I am attending the 37th St. Gallen Symposium at the University of St. Gallen, St. Gallen, Switzerland. This student-run event brings together a group of international participants, including 200 students and 400 prominent international business leaders. Many are from Europe, including Switzerland, and others from across the world. This year the symposium turns thirty seven years old. The event began around the same time when the World Economic Forum, so-called Davos meeting in Davos, Switzerland, was launched, which I have been attending for the last six years.
On May 31, the first day of the event, I attended keynote sessions, including a lecture given by Dr. Seyed Mohammad Khatani, former President of the Islamic Republic of Iran, whom I met at the United Nations University in 2006 and the World Economic Forum, Davos, Netherlands in 2007, and a panel session where I and CEO of PricewaterhouseCoopers, Samuel A. DiPiazza, Jr. gave lectures. The webcast of the session is available through www.stgallen-symposium.org. (Click on "Video-streaming.")
Although business was the main topic of the session, I focused on innovative leadership for young people as future leaders. My lecture appeared to be received well, cheered by the students. I also received some compliments: "Excellent" from the moderator of the session Lord Griffiths of Fforestfach as well as a number of attendants even after the session. Afterwards, many students came together and we had a lot of exciting talk far into the night. There were 17 student attendees from Japan. Half of them are currently studying in Japan and from overseas, including Argentina, Singapore, Malaysia, Poland and US. I was so impressed by such outstanding students I met. Here are some photos taken at the session: Photo 3) Left to right, Toyoo Gyohten, President of the Institute for International Monetary Affairs, who have supported the Japanese attendees for fifteen years, and Hiroshi Watanabe, Vice Minister of Finance for International Affairs, who also attended the last symposium in 2006 as well and Photo 4) with student attendees.
In the evening of the second day of the symposium, I had dinner with some Japanese people supporting the symposium at Gupf, a restaurant in St. Gallen, which is well known for the scenery as well as the wine cellar. Unfortunately, it rained and dense fog covered up to the top of the mountains so we could not enjoy the scenery a lot. Noted attendees include: Toyoo Gyohten, President of the Institute for International Monetary Affairs, Hiroshi Watanabe, Vice Minister of Finance for International Affairs, both of whom I’ve already introduced above, Hisashi Owada, member of the International Court of Justice, the Haag, Netherlands and his wife Yumiko, Fujio Cho, Chairman of Toyota Motor Corporation and his wife, Takaji Kunimatsu, former Commissioner-General of the National Police Agency, Nobuyasu Abe, Ambassador of Japan to Switzerland and his wife, Tomio Tsutsumi, Member of the Board, Mitsubishi Corporation, former Administrative Vice-Minister of the Minister of International Trade and Industry, Yoshinori Imai, Executive Editor, Program Host, NHK Japan Broadcasting Corp. and his wife, Yuji Suzuki, Chairman, Credit Suisse Group and his wife. They play a pivotal role in giving valuable support for the St. Gallen Symposium from the standpoint of Japan.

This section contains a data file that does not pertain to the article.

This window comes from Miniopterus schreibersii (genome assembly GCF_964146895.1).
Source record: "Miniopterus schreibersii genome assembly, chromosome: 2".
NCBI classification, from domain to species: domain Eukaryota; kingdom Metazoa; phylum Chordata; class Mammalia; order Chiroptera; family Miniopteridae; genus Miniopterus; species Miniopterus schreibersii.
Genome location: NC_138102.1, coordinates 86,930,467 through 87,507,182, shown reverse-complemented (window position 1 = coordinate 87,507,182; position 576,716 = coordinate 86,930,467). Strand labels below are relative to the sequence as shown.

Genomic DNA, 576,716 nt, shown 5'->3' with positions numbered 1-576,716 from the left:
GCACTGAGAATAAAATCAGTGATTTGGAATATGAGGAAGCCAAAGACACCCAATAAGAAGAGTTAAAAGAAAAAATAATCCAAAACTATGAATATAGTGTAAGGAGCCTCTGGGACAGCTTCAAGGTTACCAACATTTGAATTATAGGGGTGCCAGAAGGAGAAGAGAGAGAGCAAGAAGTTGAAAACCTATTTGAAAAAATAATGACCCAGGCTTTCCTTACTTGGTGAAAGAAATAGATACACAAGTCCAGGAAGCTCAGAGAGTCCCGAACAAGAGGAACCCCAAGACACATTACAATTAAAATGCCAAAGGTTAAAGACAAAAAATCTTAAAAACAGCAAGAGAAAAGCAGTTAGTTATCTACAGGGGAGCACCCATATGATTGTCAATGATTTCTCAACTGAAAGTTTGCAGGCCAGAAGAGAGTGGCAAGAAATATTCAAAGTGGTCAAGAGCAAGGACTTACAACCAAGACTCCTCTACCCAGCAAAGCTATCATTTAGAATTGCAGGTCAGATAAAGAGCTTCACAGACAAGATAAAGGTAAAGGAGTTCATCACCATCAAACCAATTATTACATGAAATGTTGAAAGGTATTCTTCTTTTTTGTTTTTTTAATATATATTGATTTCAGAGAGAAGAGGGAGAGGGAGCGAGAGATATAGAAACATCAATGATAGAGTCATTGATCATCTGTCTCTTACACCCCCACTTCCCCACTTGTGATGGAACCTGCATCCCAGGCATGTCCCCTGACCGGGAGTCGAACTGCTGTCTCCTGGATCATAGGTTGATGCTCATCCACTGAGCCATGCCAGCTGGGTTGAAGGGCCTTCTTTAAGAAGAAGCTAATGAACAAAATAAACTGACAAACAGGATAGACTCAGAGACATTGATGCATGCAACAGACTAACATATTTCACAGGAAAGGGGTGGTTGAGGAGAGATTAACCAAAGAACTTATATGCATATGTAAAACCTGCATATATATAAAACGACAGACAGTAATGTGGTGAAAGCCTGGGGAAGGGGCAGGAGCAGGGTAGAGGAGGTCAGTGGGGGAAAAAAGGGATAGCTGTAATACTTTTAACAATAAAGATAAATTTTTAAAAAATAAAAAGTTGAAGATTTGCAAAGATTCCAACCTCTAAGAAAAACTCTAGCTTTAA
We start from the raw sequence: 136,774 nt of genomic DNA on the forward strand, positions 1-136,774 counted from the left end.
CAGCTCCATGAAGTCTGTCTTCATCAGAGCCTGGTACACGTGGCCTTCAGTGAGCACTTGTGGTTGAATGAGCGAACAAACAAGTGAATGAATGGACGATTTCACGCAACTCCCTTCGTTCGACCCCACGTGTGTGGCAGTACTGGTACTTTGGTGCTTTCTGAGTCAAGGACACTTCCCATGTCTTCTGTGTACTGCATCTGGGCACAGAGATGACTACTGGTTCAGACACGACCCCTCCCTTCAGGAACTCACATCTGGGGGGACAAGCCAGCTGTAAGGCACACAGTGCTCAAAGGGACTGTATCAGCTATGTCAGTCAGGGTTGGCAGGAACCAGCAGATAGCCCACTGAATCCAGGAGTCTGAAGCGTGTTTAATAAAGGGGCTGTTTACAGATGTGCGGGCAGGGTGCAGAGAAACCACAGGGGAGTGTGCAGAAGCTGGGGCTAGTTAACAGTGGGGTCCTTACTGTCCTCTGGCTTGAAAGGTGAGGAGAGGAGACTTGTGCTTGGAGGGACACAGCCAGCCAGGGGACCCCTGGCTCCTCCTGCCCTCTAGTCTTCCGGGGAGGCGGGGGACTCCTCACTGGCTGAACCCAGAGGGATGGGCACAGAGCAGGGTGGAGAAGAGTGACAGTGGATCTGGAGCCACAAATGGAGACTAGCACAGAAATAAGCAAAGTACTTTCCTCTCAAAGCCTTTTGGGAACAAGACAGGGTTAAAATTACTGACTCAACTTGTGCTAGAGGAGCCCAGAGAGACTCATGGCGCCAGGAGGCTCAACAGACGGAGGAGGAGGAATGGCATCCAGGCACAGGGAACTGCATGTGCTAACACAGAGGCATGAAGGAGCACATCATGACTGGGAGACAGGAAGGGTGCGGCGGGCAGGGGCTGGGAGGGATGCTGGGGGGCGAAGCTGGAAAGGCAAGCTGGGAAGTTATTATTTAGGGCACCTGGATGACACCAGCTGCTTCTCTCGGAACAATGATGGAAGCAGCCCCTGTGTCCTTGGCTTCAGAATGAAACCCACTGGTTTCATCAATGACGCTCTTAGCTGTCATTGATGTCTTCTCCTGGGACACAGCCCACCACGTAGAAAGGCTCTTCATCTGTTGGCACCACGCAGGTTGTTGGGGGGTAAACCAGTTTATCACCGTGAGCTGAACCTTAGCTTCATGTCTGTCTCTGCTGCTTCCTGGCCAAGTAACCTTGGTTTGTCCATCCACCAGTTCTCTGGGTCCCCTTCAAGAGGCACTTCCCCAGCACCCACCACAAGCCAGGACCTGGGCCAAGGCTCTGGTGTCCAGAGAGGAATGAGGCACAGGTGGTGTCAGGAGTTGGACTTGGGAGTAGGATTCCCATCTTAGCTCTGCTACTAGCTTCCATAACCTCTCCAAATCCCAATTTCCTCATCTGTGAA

This place overlooked Lake Constance. The other side across the Lake is in Germany, where annual Lindau Meeting with Nobel Laureates is taken place. I know some of the young researchers attending the meeting, many of who told me that they were so inspired by spending almost a week with the Nobel Laureates and that the atmosphere and attitude toward them was quite different from those in Japan. Last year, the theme of the meeting was chemistry so Prof. Ryoji Noyori, Nobel Laureate in Chemistry and Chairman of the Education Rebuilding Council of JAPAN, attended the meeting. This program was kicked off fifty years ago aiming at fostering next generation. That is the way educational platform fostering people should be. We Japanese should believe much more in young people.
I will attend the session again tomorrow on June 2nd then leave for St. Peterburg, Russia, on June 3rd.